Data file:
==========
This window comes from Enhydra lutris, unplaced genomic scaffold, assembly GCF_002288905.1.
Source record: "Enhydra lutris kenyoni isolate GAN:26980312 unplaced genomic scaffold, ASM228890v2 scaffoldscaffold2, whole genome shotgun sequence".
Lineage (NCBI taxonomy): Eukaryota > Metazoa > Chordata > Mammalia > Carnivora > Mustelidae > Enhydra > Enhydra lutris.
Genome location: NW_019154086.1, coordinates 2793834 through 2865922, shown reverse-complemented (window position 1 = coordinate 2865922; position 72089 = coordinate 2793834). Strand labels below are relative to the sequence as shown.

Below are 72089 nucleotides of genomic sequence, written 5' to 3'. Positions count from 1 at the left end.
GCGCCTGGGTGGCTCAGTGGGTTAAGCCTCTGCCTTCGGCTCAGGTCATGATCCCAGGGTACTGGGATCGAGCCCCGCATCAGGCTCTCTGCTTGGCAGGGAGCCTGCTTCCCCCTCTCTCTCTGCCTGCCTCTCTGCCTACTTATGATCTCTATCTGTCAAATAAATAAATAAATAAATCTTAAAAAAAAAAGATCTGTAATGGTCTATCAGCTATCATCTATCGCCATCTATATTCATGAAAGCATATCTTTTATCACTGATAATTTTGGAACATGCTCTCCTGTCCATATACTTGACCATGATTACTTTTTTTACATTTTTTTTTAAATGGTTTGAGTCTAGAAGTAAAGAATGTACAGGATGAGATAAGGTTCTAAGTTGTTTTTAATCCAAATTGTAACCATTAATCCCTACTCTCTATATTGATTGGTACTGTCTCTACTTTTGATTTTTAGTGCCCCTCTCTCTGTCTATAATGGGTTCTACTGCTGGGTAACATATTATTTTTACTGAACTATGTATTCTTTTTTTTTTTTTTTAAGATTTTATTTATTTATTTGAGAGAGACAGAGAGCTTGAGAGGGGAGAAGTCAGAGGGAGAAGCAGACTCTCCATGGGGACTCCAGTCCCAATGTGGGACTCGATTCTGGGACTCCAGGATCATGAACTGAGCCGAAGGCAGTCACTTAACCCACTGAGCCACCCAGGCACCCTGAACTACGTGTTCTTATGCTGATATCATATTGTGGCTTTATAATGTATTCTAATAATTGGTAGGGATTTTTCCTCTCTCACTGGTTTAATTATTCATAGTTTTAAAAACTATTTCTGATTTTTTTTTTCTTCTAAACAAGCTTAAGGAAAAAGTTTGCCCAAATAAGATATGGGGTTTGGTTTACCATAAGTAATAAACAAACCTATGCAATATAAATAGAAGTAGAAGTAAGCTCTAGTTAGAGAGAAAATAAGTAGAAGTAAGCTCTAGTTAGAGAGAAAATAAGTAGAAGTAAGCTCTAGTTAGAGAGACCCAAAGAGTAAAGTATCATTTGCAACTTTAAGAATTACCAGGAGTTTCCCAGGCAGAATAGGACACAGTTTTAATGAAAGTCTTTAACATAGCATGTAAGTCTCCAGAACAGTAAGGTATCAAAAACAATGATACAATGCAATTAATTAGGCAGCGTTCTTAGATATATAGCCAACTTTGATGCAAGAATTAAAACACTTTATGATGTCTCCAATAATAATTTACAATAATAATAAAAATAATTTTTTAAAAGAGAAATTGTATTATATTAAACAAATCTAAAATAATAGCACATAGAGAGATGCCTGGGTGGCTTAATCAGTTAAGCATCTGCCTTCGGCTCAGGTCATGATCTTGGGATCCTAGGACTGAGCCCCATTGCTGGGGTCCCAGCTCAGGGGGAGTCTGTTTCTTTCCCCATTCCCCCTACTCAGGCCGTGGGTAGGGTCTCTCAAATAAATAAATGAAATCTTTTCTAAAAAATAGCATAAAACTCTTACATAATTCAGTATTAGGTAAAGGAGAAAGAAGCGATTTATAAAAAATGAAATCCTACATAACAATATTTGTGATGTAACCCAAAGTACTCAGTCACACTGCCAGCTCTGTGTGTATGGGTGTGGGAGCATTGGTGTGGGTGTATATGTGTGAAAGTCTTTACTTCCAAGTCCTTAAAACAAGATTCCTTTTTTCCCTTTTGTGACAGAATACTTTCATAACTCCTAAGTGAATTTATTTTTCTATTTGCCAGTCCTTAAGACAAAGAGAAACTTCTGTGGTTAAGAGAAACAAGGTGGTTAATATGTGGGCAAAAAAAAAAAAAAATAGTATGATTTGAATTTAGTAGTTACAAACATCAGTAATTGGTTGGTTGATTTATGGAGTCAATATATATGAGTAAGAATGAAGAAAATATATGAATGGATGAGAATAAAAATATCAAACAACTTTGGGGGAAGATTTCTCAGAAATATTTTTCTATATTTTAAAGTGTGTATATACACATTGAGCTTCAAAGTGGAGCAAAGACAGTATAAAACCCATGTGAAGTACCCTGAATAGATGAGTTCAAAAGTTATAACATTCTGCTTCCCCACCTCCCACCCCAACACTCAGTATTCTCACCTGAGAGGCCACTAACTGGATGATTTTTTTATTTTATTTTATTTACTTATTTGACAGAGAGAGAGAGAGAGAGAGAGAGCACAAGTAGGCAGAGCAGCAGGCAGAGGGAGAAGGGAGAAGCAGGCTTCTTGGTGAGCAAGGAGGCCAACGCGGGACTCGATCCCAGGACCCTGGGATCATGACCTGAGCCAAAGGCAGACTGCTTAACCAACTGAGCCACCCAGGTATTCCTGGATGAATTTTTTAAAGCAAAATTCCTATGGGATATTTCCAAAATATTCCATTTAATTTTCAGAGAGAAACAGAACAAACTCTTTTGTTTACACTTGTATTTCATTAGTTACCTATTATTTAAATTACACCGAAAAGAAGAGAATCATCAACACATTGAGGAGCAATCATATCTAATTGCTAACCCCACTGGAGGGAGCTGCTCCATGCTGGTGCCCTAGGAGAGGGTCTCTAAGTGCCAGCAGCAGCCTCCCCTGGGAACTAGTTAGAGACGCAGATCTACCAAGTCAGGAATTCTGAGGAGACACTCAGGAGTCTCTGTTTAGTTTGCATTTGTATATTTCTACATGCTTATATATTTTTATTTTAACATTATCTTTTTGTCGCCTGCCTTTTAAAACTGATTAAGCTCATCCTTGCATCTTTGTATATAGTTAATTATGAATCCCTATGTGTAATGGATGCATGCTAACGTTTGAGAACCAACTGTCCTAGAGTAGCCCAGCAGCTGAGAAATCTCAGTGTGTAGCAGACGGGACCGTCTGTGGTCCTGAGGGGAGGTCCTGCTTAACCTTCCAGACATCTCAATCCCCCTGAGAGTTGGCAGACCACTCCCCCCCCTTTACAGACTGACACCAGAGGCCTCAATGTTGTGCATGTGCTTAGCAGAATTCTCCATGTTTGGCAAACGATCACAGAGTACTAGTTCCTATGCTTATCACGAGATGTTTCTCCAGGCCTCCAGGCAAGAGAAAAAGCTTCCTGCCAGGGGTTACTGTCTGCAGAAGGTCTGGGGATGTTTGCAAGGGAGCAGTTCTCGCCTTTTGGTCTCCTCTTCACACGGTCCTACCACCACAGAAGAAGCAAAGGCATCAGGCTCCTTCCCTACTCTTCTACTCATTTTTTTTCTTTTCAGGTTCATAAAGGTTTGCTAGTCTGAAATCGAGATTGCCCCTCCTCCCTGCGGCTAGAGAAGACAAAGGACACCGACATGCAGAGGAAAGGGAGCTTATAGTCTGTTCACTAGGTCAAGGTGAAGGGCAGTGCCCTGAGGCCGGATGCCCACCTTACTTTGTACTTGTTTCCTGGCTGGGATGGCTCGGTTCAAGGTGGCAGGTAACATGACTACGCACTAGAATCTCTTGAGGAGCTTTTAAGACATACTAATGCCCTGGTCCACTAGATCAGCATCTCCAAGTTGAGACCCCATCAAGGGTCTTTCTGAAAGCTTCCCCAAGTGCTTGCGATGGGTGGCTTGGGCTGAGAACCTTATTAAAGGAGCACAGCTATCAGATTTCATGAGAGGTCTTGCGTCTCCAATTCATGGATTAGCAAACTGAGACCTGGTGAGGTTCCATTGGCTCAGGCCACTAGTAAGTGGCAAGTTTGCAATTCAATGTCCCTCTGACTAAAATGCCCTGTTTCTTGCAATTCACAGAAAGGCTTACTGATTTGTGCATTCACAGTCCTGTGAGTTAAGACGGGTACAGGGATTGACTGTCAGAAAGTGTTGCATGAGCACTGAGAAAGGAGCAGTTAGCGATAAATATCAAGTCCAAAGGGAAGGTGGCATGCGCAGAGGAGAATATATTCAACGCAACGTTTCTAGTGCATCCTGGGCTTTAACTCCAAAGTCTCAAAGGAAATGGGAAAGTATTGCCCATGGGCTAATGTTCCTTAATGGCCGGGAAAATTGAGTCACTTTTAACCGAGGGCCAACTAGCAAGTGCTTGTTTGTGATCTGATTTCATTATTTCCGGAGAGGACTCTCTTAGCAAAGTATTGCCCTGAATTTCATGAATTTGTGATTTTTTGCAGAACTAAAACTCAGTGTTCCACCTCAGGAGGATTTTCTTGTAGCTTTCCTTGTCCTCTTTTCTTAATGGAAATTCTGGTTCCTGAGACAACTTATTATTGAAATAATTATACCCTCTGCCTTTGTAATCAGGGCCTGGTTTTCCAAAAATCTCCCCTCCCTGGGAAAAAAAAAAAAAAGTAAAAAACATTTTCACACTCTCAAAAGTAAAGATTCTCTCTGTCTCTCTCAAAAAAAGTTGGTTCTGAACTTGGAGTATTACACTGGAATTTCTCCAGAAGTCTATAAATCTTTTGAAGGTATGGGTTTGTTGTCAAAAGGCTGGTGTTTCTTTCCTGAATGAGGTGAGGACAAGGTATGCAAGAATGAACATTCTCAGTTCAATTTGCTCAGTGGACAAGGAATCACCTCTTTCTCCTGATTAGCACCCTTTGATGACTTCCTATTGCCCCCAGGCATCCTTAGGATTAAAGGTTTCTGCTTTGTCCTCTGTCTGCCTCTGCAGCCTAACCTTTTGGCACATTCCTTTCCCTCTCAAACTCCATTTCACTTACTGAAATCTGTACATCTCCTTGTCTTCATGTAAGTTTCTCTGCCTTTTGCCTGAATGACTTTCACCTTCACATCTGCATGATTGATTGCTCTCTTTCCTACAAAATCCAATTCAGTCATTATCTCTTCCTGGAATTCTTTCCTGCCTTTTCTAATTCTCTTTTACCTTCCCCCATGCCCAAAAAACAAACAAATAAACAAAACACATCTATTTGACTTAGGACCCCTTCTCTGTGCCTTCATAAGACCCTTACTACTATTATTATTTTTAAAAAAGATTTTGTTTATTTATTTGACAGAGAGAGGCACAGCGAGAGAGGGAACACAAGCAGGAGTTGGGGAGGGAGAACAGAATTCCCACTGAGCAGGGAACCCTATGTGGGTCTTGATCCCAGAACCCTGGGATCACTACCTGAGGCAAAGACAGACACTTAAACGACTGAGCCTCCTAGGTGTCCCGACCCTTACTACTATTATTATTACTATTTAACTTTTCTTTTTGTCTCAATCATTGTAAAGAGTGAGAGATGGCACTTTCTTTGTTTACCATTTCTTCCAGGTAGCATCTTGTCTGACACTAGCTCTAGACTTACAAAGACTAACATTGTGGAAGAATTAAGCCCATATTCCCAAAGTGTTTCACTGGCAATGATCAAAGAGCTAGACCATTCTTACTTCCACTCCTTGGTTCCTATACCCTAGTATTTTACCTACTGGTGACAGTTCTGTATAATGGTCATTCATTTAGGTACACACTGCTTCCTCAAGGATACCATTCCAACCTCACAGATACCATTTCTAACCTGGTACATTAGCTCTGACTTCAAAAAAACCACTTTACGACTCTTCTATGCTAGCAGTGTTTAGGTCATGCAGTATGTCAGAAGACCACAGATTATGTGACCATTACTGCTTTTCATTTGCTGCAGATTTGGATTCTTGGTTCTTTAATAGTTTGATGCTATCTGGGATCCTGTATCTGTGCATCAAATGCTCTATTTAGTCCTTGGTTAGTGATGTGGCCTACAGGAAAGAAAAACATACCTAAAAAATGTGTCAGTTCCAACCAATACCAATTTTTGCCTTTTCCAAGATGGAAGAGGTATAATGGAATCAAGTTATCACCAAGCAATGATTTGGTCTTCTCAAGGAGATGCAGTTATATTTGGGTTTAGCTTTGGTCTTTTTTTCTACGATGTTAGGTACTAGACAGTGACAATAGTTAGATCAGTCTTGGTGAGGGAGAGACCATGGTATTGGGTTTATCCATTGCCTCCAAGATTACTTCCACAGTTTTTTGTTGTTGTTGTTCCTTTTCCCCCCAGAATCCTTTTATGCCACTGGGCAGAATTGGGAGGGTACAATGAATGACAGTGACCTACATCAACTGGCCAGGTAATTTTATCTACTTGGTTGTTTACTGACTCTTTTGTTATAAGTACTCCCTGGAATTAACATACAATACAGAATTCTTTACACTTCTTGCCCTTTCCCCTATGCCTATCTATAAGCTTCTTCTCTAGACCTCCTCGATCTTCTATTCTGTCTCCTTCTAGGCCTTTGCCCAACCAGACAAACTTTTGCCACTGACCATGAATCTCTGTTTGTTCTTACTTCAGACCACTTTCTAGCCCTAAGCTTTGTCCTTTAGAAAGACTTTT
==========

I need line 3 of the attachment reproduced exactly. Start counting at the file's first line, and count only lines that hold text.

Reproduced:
Lineage (NCBI taxonomy): Eukaryota > Metazoa > Chordata > Mammalia > Carnivora > Mustelidae > Enhydra > Enhydra lutris.